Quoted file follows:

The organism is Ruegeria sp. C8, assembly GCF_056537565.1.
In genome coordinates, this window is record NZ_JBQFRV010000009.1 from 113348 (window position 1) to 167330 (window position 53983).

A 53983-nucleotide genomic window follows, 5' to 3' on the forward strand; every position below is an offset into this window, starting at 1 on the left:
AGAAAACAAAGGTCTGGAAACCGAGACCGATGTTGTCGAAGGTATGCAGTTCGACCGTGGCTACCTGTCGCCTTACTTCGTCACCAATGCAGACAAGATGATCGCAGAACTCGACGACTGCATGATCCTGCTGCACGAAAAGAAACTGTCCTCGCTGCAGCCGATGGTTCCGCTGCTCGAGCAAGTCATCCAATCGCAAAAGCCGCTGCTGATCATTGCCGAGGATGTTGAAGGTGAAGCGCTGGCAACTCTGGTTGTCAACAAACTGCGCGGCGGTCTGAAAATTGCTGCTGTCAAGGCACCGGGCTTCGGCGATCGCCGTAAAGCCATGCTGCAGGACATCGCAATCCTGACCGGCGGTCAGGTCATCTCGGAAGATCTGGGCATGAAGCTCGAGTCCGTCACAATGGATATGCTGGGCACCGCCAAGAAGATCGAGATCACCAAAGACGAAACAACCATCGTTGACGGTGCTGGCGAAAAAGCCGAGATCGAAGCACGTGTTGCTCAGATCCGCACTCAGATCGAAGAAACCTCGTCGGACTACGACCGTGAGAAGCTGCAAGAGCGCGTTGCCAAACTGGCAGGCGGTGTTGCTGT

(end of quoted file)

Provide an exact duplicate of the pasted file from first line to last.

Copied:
The organism is Ruegeria sp. C8, assembly GCF_056537565.1.
In genome coordinates, this window is record NZ_JBQFRV010000009.1 from 113348 (window position 1) to 167330 (window position 53983).

A 53983-nucleotide genomic window follows, 5' to 3' on the forward strand; every position below is an offset into this window, starting at 1 on the left:
AGAAAACAAAGGTCTGGAAACCGAGACCGATGTTGTCGAAGGTATGCAGTTCGACCGTGGCTACCTGTCGCCTTACTTCGTCACCAATGCAGACAAGATGATCGCAGAACTCGACGACTGCATGATCCTGCTGCACGAAAAGAAACTGTCCTCGCTGCAGCCGATGGTTCCGCTGCTCGAGCAAGTCATCCAATCGCAAAAGCCGCTGCTGATCATTGCCGAGGATGTTGAAGGTGAAGCGCTGGCAACTCTGGTTGTCAACAAACTGCGCGGCGGTCTGAAAATTGCTGCTGTCAAGGCACCGGGCTTCGGCGATCGCCGTAAAGCCATGCTGCAGGACATCGCAATCCTGACCGGCGGTCAGGTCATCTCGGAAGATCTGGGCATGAAGCTCGAGTCCGTCACAATGGATATGCTGGGCACCGCCAAGAAGATCGAGATCACCAAAGACGAAACAACCATCGTTGACGGTGCTGGCGAAAAAGCCGAGATCGAAGCACGTGTTGCTCAGATCCGCACTCAGATCGAAGAAACCTCGTCGGACTACGACCGTGAGAAGCTGCAAGAGCGCGTTGCCAAACTGGCAGGCGGTGTTGCTGT